April 2012 Archives

An Easter Hymn by Will H. Ogilvie

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The long-neck spurs are idle, and the shoes are off the brown;
The saddle-backs are spelling at the back of Boona Range;
The engine's fired and waiting, and it's hey for Sydney Town!
The sheep can go to blazes, for the shepherds want a change.
A twelve-month we've been toiling, as the best of sheep-men must,
Playing games of woolly billiards, with a pine-stick for a cue,
And wearing down the rollers of our long-necks in the dust,
And saying little prayers to the gentle full-mouth ewe!

Now --- the roaring of the traffic and the flashing of the lights!
Now --- the ships upon the harbor and the crowds upon the quay!
Now --- the revel of the mornings and the riot of the nights!
The long-worn fetters broken and --- the freedom of the free!
The crowds are keeping Easter and the shrines are overflowed:
We shall trouble not the churches or the chapels, comrades mine,
There are other altars hold us on the broad and flowery road,
And the gods we go to worship are the Gods of Love and Wine!

In a fortnight you'll be weary of the streets that slack and fill,
Of the nights of restless revel and the noons of languid ease,
And you'll wish that you were riding at the back of Boona Hill,
With the miljee at your stirrups and the gooma at your knees.
You can ride the bucking harbor when the tide rips thro' the Heads,
You can mount the moving tram-cars in a smoke too thick to see,
You can mash the merry barmaids, you can "do" the show-yard sheds --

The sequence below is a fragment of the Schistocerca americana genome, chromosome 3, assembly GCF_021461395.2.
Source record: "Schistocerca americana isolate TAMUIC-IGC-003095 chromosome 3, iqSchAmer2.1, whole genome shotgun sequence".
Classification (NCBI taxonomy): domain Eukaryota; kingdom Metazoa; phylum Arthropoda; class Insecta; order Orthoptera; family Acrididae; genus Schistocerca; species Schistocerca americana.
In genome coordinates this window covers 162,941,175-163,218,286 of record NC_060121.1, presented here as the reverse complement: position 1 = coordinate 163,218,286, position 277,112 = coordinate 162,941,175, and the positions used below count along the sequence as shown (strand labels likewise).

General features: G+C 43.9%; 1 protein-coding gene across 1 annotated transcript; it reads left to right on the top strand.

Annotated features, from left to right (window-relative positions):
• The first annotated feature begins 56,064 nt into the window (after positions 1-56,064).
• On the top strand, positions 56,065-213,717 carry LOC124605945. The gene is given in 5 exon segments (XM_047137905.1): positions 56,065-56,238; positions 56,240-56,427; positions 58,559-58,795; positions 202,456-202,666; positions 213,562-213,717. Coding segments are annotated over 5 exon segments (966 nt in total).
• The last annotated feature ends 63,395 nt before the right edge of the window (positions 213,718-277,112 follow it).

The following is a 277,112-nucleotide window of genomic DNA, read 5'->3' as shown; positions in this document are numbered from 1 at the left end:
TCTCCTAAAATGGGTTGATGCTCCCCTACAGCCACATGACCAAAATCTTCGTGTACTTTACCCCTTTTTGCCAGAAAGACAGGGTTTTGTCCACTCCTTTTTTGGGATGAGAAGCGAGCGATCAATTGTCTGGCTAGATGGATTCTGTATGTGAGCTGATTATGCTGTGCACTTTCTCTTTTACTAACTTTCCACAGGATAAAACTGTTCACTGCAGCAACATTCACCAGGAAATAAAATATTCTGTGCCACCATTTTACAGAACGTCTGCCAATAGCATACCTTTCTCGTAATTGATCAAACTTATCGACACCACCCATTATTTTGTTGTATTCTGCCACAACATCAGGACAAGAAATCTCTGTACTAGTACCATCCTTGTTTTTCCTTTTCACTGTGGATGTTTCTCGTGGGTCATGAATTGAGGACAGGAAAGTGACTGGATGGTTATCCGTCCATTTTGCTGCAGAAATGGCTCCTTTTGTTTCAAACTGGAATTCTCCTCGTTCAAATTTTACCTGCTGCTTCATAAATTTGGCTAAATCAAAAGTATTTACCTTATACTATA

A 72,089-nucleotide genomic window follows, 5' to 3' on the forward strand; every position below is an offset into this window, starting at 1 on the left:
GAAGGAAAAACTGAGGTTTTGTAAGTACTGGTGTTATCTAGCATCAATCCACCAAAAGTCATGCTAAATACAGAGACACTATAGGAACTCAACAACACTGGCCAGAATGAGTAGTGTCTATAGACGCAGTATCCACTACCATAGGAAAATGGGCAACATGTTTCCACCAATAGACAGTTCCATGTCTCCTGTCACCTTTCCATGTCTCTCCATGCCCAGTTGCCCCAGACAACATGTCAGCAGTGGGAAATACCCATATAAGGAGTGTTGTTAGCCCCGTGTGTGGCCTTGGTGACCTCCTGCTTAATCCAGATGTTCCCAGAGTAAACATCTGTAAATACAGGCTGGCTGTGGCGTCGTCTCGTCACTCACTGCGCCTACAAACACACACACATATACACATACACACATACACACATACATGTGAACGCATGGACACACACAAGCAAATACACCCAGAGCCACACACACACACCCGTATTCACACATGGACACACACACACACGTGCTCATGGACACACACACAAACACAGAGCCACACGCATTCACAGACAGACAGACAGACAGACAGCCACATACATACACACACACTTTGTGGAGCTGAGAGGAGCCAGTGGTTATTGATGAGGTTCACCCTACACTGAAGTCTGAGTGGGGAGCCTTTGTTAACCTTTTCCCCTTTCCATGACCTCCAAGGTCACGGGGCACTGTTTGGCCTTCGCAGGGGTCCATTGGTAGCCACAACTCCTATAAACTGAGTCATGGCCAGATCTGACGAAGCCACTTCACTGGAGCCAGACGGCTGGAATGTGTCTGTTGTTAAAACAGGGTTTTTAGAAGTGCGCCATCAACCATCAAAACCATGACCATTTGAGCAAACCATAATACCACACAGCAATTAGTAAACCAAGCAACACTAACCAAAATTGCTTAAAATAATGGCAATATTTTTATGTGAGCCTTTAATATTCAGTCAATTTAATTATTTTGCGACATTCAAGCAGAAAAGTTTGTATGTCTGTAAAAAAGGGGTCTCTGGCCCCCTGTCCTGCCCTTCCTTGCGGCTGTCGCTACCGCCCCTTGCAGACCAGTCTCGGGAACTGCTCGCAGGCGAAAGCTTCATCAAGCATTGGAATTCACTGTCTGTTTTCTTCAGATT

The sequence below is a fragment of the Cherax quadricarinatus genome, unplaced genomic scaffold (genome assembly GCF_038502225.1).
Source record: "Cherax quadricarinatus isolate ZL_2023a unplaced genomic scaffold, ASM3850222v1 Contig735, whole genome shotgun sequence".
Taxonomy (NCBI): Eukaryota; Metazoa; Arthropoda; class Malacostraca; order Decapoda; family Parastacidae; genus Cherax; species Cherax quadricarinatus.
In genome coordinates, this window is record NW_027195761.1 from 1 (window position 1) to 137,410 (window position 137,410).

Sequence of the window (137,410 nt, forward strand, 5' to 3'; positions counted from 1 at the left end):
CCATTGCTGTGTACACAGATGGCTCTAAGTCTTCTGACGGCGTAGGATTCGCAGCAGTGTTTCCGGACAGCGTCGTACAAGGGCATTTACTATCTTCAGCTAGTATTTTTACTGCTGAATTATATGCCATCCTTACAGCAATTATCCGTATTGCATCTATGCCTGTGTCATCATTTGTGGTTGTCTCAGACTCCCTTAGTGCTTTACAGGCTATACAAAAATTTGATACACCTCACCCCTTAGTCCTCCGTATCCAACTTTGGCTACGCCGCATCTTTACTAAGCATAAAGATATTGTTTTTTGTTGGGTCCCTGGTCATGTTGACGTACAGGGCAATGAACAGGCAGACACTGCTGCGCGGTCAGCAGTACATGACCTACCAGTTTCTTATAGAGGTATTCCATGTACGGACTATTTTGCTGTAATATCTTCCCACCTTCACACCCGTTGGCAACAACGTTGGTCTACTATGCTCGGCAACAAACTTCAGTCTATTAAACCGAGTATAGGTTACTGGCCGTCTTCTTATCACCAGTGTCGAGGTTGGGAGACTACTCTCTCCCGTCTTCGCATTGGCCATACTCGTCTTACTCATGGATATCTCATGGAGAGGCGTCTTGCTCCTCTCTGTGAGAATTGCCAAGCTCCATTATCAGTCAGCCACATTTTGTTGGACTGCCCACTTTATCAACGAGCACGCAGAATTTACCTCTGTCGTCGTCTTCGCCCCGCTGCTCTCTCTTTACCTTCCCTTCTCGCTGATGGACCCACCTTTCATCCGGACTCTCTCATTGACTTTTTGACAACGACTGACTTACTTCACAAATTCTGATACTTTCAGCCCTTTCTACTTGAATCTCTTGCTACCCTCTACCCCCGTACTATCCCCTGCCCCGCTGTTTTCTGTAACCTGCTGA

A gallop down the Yarran flats is good enough for me.

First published in The Bulletin, 30 April 1898

Author reference sites: Austlit, Australian Dictionary of Biography

See also.

The Immortals by Marjorie Quinn

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Steep is the path and dark the way,
   Yet great deeds, these our legacy,
To us are given, that they may  
   Make sweet long years that are to be.
Dark sorrow in her gloomy pall
   (In those grim days of yesteryear),  
Enwrapt us, stole from one and all
   The speeding words of hope and cheer.
Yet one thing could she not destroy!  
   The glory that remains our fame;
She stole our hope, she stole our joy --
   She gave us an immortal name.
The Anzacs! Evermore our pride  
   Though friends, though fortune all depart,
And life itself-their names abide,
   Enshrined within a nations heart.

First published
in The Sydney Morning Herald, 29 April 1933

Author reference site: Austlit

See also